Halloween: Celebrate or Avoid?

This time every year I feel a little torn. Fall is hands-down my favorite season of the year. I spend ten months longing for cooler temperatures, falling leaves, hayrides, and hot apple cider. Oh, and fun-sized Snickers. Lots and lots of fun-sized Snickers.

October marches into my life like a beautiful parade of all of my favorite things, but then it gets weird. I start seeing skeletons hanging above the cash registers in the grocery store, zombies in Wal-Mart, and witches at my son’s school. (No kidding. I have seen all of those things this year.)

Kids have a way of opening our eyes to the things of this world that don’t line up with the things of God. Honestly, I never paid a lot of attention to Halloween until I had a two-year-old and a four-year-old in the backseat of my minivan asking me why there’s an eight-foot scary spider in the neighbor’s front yard.

Halloween can be scary. There are a lot of elements that aren’t suitable for our children. Participating in traditional Halloween festivities feels a bit like taking a step backward with as hard as I’m working to teach them to be salt and light in this dark world.

And yet . . . nothing thrills my little man more than dressing up. Halloween is like his birthday + Christmas + doughnuts for breakfast to his little heart. Obviously, just because my kiddos love something doesn’t mean I should let them do it. But is sidelining our family from Halloween the best answer? Can we participate without getting sucked in by all the yucky stuff?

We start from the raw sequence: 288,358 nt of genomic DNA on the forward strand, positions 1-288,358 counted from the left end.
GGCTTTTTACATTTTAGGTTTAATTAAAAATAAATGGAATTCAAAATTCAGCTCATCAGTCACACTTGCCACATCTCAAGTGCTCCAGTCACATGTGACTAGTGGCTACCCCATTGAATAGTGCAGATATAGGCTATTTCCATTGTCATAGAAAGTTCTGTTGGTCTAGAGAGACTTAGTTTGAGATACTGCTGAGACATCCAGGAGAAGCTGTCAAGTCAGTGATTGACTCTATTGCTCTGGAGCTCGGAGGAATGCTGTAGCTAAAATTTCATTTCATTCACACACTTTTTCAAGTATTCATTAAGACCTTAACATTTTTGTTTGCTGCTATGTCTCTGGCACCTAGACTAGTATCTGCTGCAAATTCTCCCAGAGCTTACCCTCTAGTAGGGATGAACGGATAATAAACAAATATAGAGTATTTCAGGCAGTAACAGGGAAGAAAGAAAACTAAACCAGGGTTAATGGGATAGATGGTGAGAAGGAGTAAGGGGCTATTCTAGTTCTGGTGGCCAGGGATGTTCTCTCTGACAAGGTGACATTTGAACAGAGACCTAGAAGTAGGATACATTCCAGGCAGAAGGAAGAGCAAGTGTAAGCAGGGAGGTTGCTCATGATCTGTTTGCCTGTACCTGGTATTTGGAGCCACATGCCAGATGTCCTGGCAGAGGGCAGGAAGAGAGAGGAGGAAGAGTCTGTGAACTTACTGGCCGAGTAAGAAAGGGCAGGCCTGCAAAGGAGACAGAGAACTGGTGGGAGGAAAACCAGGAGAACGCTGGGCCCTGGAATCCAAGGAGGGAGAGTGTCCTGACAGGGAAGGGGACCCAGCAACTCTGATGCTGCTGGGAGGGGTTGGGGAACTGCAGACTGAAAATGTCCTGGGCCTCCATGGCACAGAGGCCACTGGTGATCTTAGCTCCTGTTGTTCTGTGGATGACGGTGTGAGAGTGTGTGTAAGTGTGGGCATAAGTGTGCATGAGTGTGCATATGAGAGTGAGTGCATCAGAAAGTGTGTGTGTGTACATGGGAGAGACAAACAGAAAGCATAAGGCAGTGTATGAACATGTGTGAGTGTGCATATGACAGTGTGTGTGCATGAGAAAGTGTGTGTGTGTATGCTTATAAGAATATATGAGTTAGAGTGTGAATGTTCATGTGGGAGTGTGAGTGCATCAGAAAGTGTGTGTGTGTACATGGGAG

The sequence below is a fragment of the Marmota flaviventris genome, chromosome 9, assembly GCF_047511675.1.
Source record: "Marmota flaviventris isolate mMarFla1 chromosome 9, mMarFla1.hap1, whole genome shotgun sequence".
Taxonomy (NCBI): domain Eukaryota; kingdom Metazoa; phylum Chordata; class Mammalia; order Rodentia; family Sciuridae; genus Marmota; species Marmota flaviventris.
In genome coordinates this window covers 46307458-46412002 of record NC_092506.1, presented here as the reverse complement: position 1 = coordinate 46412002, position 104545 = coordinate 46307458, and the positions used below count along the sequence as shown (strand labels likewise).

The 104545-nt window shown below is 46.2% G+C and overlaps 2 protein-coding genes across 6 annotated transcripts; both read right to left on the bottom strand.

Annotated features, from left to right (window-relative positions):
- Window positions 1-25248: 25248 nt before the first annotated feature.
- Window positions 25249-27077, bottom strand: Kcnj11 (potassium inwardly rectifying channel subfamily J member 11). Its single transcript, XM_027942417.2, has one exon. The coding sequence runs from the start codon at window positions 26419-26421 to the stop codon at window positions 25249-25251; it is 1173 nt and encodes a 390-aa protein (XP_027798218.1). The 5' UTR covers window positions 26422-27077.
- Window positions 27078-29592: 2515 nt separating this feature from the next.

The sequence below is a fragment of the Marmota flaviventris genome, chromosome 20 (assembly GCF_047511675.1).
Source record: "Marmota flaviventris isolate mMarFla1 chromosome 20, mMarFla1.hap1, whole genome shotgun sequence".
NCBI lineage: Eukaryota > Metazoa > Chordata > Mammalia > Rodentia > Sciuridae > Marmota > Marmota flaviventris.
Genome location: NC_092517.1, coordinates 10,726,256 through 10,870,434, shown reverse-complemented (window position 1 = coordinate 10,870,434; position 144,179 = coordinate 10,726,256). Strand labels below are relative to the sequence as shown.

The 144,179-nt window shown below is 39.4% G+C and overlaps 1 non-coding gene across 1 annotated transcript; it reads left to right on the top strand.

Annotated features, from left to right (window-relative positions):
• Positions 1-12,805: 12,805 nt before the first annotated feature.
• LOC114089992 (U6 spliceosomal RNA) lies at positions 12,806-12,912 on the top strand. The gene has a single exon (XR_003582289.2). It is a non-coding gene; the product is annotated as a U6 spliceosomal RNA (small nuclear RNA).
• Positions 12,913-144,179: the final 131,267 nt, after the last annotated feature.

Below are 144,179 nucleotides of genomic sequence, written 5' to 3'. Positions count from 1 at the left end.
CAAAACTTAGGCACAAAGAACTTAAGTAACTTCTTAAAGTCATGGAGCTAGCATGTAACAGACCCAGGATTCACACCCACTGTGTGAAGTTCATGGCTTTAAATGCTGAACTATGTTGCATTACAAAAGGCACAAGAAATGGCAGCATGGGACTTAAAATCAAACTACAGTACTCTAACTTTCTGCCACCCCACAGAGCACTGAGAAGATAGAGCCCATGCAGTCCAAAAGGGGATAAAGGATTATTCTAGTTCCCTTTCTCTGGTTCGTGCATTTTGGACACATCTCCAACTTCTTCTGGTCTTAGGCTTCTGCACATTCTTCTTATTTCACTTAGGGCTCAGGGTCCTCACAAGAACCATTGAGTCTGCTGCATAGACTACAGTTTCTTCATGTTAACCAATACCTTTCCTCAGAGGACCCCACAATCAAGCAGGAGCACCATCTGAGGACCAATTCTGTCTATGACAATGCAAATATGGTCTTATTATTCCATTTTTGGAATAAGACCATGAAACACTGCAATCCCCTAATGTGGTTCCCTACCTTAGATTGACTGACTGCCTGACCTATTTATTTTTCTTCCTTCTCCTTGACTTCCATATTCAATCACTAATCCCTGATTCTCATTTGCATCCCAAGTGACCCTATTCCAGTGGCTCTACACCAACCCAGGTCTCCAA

I don’t have all the answers. For this year, we are opting to do non-scary costumes (pirate and power ranger) and to only trick-or-treat at family members’ houses the day before Halloween to avoid others in scary costumes. As I’ve thought through our Halloween plans in light of God’s Word, I’ve come up with four principles to apply to our Halloween festivities.

Give a History Lesson
I'm sure you've heard that Halloween is based in some not so holy traditions. That's true. In fact, here's a brief history lesson:

 

 

  • Halloween began as a Druid festival of the dead in Northern Europe.
  • The Druids did not know about Jesus.
  • Because they had not been exposed to biblical truth, they mistakenly thought that the souls of the dead came and mingled among the living.
  • This was a scary thought, and so they dressed in costumes to disguise themselves from evil spirits.
  • They also carved turnips and potatoes and put candles inside to symbolize ghostly spirits.
  • When the holiday came to America, participants found that pumpkins were easier to carve than turnips, and viola, the jack-o-lantern was born.

A lot of our modern holidays are influenced by pagan traditions. For example, Christmas trees can be traced back to the ancient Egyptians’ false god Ra. Some sources claim the word Easter is derived from Eostre, an ancient goddess of spring and fertility. My two cents is that refusing to celebrate these holidays because of some non-Christian roots throws the baby out with the bathwater.